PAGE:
Mr. Gresham to Mr. Terrell.
Washington, March 29, 1894.
Sir: In my instruction No. 161,1 of this date, I give you the views of this Government relative to the general aspects of the Turkish claim of right to expel or deport persons of Armenian origin naturalized abroad without the Sultan’s permission and returning to the Ottoman Empire.
The case of Atam Aivazian, the more recent aspects of which are presented in your No. 173, of the 1st ultimo, does not seem, so far, to fall within the purview of my instruction, inasmuch as the Turkish Government in this instance appears to assert the bare right to try him for alleged criminal acts against the peace of the state committed in Turkey.
The American citizenship of Mr. Aivazian has not been established. Born in Eilindje, in the district of Boghozlian, of Ottoman parents, he claims to have passed eleven years in the United States, during which time he obtained naturalization; but, as stated by the note of the ministry of foreign affairs of January 30, 1894, “he has not been able to produce any authentic act or document to sustain his claim.”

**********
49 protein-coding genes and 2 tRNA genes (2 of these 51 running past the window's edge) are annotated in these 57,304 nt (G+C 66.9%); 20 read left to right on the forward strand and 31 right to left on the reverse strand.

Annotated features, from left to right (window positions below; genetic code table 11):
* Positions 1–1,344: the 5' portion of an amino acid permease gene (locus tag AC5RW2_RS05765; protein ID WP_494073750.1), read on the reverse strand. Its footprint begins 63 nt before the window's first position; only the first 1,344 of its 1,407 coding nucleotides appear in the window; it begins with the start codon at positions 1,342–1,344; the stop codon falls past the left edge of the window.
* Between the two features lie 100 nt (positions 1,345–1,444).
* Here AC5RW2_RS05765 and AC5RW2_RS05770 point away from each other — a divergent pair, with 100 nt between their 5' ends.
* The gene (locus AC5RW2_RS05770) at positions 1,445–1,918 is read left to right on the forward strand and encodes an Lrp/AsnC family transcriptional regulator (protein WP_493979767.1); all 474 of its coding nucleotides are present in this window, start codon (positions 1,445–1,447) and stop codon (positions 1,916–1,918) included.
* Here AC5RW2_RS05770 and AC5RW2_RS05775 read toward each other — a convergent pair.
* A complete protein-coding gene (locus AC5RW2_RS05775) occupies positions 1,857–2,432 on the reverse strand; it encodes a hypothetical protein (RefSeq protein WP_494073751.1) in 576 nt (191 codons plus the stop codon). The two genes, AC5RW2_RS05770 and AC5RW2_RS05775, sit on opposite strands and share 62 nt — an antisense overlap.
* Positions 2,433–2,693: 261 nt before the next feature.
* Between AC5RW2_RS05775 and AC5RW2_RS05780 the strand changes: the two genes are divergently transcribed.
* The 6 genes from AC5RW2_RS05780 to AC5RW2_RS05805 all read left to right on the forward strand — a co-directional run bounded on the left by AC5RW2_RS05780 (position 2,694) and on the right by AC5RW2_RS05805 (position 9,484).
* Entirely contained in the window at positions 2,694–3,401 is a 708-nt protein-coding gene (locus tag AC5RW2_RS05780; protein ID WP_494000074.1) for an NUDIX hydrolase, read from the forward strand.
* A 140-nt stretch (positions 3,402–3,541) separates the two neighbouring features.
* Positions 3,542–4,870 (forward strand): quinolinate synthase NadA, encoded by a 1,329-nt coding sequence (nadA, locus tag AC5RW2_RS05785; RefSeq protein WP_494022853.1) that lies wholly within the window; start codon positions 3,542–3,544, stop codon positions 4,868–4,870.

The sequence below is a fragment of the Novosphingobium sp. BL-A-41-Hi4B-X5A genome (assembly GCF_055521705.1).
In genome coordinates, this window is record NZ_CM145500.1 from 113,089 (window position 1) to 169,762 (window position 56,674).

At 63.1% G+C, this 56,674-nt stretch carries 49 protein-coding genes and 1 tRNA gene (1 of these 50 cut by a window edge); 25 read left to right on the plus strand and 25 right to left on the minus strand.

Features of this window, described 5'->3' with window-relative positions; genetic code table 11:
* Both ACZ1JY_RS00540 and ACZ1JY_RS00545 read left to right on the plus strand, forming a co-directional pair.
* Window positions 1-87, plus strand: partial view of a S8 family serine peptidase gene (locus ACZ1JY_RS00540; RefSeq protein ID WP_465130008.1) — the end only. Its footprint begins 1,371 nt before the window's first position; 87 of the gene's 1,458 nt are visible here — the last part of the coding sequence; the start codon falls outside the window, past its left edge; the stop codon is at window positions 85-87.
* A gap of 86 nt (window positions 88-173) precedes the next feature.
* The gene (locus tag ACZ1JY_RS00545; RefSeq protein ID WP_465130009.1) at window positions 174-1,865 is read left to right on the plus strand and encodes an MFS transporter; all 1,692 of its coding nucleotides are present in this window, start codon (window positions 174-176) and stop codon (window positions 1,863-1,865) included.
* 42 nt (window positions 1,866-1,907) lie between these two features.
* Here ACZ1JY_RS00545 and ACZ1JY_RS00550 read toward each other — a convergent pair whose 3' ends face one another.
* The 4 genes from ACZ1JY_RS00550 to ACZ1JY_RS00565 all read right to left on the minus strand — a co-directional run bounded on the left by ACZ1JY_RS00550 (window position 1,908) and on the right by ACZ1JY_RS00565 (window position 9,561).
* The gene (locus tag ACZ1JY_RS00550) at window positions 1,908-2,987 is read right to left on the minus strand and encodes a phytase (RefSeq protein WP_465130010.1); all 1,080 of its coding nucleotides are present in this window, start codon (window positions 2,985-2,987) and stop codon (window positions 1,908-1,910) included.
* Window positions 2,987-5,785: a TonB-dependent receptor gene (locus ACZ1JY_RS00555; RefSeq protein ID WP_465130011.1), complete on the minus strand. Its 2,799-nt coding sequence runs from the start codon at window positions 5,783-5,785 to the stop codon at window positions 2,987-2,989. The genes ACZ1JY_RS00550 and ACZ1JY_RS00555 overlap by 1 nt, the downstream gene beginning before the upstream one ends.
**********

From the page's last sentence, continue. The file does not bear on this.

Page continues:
While you possess information, deemed reliable, that Mr. Aivazian has been in fact naturalized in this country, you likewise appear to lack documentary proof of the fact; and your repeated requests to be furnished with a travel permit that would enable your secretary of legation to go to Yozgad, where this man is imprisoned, there to investigate his claim of citizenship, and at the same time ascertain whether he “had, by his long stay in Asia Minor, or by his declarations, forfeited his claim to American citizenship,” have been as repeatedly refused.
If Mr. Aivazian ever became an American citizen, that fact should be established, as well as whether he has voluntarily resumed his original status so far as to absolve the United States from the duty of protecting him. Denial of opportunity to ascertain the facts is hardly conducive to that frank and amicable consideration of this class of international issues which the Government of the United States so earnestly desires.
You will, therefore, press for opportunity to visit Aivazian and obtain any evidence he may possess in support of his asserted American citizenship.
I am, etc.,